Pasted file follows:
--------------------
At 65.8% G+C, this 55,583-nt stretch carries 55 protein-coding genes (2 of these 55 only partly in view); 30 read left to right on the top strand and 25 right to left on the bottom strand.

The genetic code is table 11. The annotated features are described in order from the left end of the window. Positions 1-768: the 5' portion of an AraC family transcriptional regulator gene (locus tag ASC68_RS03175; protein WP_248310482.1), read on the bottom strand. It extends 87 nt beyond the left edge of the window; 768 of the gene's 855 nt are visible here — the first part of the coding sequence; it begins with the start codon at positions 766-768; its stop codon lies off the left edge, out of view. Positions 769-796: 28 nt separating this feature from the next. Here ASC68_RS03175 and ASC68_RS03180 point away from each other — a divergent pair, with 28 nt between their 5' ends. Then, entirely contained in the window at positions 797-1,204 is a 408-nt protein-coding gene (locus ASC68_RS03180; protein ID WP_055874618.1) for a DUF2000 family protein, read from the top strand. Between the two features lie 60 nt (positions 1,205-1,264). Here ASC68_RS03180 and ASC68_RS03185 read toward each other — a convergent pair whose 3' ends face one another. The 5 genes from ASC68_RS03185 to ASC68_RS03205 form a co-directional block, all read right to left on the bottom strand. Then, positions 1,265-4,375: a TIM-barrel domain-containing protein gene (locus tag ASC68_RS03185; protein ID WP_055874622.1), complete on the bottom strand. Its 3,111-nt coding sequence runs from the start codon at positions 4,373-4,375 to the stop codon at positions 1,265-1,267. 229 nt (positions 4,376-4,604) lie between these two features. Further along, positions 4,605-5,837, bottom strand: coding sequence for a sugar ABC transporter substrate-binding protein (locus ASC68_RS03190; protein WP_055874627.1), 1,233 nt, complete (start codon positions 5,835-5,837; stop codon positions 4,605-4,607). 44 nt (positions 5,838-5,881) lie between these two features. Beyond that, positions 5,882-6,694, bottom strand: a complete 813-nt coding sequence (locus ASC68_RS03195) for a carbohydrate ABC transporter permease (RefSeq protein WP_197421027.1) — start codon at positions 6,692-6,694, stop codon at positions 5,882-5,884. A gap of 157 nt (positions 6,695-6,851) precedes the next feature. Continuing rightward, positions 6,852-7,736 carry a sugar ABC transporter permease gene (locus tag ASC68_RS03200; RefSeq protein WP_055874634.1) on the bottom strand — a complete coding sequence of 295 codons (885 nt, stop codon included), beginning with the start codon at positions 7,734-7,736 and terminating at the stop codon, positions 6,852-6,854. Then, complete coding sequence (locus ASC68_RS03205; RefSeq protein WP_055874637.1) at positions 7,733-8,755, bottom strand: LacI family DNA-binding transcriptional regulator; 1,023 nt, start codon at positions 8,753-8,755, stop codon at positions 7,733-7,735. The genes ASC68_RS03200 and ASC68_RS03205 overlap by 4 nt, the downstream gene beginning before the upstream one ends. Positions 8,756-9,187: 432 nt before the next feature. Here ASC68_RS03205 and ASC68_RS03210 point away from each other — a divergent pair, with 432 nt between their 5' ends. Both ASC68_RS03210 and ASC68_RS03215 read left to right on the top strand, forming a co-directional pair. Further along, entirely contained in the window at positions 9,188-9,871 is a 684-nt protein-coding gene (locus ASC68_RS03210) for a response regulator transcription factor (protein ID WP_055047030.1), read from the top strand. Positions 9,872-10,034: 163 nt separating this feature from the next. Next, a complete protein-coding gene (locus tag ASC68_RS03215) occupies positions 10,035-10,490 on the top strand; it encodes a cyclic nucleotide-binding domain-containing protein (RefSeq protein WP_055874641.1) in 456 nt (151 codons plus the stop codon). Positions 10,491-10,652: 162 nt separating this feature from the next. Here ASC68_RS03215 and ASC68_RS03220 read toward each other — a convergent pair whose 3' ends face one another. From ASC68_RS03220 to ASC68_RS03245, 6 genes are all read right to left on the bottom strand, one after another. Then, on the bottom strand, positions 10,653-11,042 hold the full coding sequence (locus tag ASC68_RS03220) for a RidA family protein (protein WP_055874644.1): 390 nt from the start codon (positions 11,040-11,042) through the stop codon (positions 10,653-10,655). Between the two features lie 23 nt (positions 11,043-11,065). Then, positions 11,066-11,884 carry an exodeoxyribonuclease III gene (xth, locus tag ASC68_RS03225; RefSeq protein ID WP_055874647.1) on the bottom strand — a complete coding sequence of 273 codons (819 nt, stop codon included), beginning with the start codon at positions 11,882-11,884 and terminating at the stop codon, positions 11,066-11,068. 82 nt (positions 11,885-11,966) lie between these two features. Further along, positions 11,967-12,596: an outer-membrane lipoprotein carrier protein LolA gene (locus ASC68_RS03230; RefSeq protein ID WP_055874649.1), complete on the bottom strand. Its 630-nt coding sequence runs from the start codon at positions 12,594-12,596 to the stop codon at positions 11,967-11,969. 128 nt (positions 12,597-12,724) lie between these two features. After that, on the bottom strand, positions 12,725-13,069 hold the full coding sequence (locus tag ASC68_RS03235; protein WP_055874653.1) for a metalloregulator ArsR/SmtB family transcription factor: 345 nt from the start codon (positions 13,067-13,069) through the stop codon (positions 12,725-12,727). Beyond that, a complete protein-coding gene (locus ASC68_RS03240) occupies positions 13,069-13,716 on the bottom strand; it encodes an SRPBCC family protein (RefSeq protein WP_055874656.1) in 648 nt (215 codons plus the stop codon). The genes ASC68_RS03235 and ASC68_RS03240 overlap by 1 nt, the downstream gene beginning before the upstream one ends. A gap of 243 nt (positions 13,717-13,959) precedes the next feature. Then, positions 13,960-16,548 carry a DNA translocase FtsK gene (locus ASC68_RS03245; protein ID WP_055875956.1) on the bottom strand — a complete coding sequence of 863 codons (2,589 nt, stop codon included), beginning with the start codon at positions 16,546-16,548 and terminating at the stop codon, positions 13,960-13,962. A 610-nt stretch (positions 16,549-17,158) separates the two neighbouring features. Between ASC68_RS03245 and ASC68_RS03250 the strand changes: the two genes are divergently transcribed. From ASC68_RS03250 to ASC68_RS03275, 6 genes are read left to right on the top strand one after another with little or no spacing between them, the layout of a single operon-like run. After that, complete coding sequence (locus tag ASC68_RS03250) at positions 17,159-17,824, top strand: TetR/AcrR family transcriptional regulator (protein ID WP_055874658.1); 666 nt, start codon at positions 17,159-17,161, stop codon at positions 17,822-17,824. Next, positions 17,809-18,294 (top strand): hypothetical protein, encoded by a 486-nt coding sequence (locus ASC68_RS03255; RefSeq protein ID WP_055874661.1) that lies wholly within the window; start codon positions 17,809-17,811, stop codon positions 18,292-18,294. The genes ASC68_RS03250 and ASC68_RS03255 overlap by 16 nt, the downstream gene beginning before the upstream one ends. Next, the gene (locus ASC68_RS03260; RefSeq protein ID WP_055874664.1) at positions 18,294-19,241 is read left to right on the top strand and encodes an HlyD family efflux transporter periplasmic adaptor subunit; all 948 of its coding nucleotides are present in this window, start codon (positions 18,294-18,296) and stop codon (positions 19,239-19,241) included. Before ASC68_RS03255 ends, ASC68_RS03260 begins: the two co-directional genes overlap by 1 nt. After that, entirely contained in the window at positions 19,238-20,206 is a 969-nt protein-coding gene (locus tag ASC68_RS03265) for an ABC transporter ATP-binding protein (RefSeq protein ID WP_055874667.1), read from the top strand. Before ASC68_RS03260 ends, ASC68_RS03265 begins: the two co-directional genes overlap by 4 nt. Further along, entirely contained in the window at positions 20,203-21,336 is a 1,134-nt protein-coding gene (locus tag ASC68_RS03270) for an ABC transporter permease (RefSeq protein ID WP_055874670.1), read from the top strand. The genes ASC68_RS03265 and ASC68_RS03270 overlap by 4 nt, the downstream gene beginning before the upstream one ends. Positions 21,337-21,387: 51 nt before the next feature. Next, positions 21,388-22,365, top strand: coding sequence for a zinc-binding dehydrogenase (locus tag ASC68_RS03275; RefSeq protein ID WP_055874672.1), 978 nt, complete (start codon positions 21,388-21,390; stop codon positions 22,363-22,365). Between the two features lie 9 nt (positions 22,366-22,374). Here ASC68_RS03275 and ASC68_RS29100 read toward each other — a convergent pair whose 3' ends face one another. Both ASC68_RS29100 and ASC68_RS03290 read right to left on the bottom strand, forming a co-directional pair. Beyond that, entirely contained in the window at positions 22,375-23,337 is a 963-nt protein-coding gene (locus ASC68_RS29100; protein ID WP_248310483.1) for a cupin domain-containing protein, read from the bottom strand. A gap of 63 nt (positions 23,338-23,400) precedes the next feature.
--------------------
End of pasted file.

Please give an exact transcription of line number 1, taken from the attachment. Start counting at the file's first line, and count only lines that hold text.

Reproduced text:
At 65.8% G+C, this 55,583-nt stretch carries 55 protein-coding genes (2 of these 55 only partly in view); 30 read left to right on the top strand and 25 right to left on the bottom strand.